Then suddenly one day your suitcases would be standing downstairs and you’d be talking on the phone in a foreign language. I used to go into the nursery and pray to God something would happen to stop you from going, that Grandma would die or that there’d be an earthquake or that all the airplanes would have engine trouble. But you always went. All the doors were open and the wind blew through the house and everyone talked at once, and you came up to me and put your arms around me and kissed me and hugged me and kissed me again and looked at me and smiled at me and you smelled nice but strange and you yourself were a stranger, you were already on the way, you didn’t see me. I used to think: Now my heart will stop, I’m dying, it hurts so much, I’ll never be happy again. Only five minutes have passed, how can I bear such pain for two months? And I cried in Father’s lap, and he sat quite still with his soft little hand on my head. He went on and on sitting there, smoking his old pipe, puffing away till the smoke was all around us. Sometimes he’d say something: ‘Let’s go to a movie this evening’, or ‘What about ice cream for dinner today?’12

Although this is by far the best of the available English translations of Autumn Sonata, once again Bergman’s language is domesticated to the brink of banality. Not only is this ‘vomit’ of lamentation in a single, run-on sentence broken down into several sentences, but the translator also chooses to use quotation marks where Bergman, as he often does, has left them out, thereby subtly reminding his readers to be on their guard: who is speaking? To what end? The quotation marks indicate that Eva’s account is accurate. Without the quotation marks (as in the original Swedish text), the question remains more open.

While we will soon return to the minutiae of Bergman’s writing, such as quotation marks, I would first like to compare Autumn Sonata’s clear-cut, reduced style with that of another Bergman screenplay from the same period. Whereas Autumn Sonata is a downsized, traditional drama, Fanny and Alexander (film released in 1982) is prose, and at times almost like a novel. This is especially true of the prologue, with its long descriptions of the grandmother’s apartment, in which Bergman fragments Alexander’s perceptual faculties by describing them one at a time. First, the narrator tells us what the protagonist is seeing:

From where he sat he could see into the gleaming green drawing room—green walls, carpets, furniture, curtains. There were also several palms growing in green urns. He glimpsed the naked white lady with the chopped-off arms. She stood leaning forward a little and regarding Alexander thoughtfully. He had seen her many times before but could never make up his mind if he was to think of her as a little bit alive and therefore frightening but at the same time attractive in some way.13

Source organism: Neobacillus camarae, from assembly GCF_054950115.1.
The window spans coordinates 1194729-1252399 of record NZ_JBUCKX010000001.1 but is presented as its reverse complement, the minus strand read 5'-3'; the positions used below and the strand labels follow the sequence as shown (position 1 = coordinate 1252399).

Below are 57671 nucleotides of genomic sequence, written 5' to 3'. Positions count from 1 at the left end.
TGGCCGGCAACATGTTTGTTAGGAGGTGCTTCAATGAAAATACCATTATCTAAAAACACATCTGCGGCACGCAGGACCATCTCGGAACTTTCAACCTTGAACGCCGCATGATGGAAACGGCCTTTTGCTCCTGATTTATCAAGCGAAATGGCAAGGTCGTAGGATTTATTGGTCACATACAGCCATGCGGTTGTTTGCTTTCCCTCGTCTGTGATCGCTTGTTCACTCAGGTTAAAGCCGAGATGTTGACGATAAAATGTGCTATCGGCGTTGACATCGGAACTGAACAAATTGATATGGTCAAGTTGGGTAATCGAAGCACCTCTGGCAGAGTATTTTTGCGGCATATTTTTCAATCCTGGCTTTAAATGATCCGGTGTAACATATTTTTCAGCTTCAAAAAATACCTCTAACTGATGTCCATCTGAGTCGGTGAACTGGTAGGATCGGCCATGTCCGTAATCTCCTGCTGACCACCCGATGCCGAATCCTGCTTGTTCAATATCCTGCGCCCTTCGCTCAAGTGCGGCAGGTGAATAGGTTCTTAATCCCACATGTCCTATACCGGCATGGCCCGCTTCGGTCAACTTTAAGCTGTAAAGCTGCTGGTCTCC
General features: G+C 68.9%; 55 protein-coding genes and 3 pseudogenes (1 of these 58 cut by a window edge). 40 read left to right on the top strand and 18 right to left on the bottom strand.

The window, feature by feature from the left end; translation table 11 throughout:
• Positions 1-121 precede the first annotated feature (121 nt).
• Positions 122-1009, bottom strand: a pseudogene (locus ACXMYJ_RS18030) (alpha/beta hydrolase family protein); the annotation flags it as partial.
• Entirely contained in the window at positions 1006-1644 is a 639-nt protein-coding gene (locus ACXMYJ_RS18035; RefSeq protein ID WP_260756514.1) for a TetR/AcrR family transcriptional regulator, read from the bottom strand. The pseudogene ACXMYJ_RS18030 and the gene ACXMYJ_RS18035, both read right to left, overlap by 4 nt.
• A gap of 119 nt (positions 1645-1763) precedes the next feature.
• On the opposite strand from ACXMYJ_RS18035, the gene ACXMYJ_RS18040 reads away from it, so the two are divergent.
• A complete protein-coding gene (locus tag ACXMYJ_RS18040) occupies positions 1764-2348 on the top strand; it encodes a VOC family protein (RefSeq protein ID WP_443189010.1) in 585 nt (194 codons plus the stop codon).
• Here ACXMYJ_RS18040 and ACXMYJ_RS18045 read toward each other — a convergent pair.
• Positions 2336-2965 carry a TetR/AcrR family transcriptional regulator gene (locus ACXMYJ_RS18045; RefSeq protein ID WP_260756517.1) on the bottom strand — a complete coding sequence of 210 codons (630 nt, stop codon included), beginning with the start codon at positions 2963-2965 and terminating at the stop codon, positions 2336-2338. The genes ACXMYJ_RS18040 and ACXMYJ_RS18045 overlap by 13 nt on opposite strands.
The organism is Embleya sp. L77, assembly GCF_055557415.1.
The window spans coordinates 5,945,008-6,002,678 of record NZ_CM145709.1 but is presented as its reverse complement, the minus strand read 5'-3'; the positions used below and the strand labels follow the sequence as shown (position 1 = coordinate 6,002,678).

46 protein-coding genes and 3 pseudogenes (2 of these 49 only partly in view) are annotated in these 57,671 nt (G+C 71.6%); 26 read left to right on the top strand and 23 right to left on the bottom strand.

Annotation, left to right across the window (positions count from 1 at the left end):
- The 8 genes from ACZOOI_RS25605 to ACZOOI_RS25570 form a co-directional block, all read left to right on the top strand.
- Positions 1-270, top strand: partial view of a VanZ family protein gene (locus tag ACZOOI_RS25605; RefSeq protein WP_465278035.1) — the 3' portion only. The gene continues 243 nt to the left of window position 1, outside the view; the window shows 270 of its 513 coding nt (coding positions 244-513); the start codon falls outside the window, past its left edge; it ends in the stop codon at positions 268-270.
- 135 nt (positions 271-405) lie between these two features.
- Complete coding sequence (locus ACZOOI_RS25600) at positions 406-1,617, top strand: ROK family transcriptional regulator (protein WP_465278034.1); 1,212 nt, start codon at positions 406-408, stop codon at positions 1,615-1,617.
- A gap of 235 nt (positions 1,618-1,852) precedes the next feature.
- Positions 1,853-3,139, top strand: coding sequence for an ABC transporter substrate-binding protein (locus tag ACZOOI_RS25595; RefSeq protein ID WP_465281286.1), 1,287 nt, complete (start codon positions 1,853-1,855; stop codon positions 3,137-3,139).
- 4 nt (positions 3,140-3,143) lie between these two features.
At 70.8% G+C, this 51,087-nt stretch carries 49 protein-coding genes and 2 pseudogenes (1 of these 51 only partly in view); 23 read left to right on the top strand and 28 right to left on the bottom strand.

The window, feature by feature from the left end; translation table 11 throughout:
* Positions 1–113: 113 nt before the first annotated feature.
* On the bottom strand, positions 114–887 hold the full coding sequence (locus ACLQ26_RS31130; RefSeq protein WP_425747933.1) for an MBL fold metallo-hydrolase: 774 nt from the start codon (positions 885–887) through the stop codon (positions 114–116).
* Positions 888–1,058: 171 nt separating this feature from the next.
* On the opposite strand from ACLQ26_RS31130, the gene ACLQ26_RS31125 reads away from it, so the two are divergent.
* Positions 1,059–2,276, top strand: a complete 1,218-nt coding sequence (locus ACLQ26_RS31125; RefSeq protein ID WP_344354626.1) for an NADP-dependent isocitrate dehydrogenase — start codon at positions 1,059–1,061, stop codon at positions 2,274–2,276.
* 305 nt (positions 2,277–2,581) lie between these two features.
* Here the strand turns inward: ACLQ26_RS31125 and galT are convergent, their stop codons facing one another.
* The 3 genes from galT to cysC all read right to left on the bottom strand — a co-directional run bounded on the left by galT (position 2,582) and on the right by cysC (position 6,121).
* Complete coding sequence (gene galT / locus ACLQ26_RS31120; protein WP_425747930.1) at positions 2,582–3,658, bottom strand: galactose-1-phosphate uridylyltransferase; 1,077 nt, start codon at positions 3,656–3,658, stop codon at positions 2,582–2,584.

Note the use of the verbs see, glimpse, and regard: here, vision is in focus. Alexander is observing, but also sensing himself being observed by the marble statue. This passage continues for almost three pages, in visual impressions of furniture, paintings, photographs, light, darkness, and so on. Next among the sensual data is smell, with descriptions of olfactory impressions ranging from the odours of cabbage soup to those of the outhouse, and, not least, the various aromas of people: ‘symphonies of odour’ composed of sweat, tobacco, perfume, powder, soap, urine, etc. Finally, hearing is introduced with a call for silence—‘if you stand quite still and hold your breath, you can hear the silence’14—followed by descriptions of clocks ticking, pens scratching, and dishes rattling, until the catalogue of sounds ends when a housekeeper fills the stove with coal, and the ‘noise breaks the spell’.15

This well-ordered, programmatic division of the senses is reminiscent of an assignment in a creative-writing class. It may be argued that these non-cinematic descriptions (some of which are quite impossible to convey on film) serve the purpose of inspiring the actors, set designers, costume designers, cinematographer, or what have you. It is also, however (and regardless of what Bergman would say on the matter), literature. In this context, it is interesting to note that the author sometimes seems irritated by his own uneconomical style of writing, feeling the need to remind himself that he is writing a film and nothing else: ‘Now, do not write things that can’t be translated into images’, reads a note in Bergman’s work-diary for Fanny and Alexander. ‘I’m really tired of that; it becomes a kind of semi-literary snobbery that doesn’t belong anywhere.’16 As an enthusiastic reader of Bergman, I would nonetheless argue that it does.

When the written word is spoken